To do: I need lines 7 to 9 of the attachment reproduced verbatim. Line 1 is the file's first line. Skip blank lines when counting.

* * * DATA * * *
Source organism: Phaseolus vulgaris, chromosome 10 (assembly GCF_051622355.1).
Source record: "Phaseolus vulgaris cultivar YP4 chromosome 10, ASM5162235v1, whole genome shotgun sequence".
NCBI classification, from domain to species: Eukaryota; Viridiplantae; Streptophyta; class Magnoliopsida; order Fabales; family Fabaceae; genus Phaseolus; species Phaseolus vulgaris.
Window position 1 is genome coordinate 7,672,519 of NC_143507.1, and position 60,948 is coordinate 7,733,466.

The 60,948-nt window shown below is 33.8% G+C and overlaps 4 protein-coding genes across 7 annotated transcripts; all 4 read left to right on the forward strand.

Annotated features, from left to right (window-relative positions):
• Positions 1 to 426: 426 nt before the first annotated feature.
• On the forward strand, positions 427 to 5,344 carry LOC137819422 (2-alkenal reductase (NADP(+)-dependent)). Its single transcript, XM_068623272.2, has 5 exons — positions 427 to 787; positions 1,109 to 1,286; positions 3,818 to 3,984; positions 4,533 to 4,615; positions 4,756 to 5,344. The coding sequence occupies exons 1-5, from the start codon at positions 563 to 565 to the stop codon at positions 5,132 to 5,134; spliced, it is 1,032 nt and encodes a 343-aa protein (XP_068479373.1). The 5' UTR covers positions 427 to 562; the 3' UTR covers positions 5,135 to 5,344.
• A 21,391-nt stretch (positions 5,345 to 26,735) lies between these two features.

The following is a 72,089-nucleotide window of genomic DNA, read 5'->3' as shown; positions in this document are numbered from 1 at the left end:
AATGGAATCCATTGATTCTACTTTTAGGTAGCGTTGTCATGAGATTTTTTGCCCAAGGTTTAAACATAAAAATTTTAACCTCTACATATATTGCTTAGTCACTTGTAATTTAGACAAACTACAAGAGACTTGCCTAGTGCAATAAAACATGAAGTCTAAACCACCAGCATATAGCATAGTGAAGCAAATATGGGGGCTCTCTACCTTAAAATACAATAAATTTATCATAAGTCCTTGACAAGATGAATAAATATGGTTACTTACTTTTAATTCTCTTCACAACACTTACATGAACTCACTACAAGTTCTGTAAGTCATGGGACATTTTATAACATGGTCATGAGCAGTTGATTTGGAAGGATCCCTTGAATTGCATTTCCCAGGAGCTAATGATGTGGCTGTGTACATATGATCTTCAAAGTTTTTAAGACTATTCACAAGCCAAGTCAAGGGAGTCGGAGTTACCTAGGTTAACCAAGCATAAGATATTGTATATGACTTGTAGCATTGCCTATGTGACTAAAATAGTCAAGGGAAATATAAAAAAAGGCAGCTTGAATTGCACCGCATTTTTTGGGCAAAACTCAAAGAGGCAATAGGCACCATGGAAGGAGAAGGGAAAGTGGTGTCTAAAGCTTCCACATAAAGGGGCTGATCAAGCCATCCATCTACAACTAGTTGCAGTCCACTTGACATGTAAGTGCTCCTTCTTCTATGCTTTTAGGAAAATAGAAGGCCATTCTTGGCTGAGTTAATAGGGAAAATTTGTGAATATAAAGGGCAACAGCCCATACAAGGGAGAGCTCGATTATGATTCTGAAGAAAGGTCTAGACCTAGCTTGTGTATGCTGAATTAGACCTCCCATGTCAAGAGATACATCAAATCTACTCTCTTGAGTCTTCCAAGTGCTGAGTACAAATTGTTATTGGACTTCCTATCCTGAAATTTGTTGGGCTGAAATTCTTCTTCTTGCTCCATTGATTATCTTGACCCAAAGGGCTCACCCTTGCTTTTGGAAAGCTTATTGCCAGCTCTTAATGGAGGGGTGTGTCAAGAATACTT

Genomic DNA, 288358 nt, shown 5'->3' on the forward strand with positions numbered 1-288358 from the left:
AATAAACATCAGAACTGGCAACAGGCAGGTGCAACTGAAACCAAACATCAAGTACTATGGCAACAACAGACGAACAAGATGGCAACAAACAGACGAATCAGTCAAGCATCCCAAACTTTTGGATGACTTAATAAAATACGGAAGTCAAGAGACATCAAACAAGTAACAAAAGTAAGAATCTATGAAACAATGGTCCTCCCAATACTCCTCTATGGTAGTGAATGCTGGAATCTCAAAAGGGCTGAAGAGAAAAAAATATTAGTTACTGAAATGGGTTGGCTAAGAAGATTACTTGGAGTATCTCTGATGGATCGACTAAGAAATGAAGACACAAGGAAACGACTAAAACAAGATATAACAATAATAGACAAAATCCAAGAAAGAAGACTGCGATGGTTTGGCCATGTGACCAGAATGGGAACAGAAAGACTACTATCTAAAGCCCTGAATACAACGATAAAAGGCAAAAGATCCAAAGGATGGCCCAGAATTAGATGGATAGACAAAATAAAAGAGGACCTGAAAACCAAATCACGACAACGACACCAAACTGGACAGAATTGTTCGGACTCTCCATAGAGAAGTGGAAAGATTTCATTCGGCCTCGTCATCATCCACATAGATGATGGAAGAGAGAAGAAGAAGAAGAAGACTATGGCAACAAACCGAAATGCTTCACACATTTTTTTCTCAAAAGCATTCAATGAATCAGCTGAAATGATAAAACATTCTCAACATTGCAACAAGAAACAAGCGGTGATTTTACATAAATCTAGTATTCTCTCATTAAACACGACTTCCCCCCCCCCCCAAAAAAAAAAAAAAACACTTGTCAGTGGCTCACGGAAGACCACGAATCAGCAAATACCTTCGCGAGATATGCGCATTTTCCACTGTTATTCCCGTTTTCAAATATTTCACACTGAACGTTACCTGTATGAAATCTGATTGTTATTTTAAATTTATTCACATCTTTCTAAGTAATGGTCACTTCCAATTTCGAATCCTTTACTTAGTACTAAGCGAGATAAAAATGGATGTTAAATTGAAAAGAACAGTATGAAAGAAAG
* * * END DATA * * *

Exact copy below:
• Positions 1 to 426: 426 nt before the first annotated feature.
• On the forward strand, positions 427 to 5,344 carry LOC137819422 (2-alkenal reductase (NADP(+)-dependent)). Its single transcript, XM_068623272.2, has 5 exons — positions 427 to 787; positions 1,109 to 1,286; positions 3,818 to 3,984; positions 4,533 to 4,615; positions 4,756 to 5,344. The coding sequence occupies exons 1-5, from the start codon at positions 563 to 565 to the stop codon at positions 5,132 to 5,134; spliced, it is 1,032 nt and encodes a 343-aa protein (XP_068479373.1). The 5' UTR covers positions 427 to 562; the 3' UTR covers positions 5,135 to 5,344.
• A 21,391-nt stretch (positions 5,345 to 26,735) lies between these two features.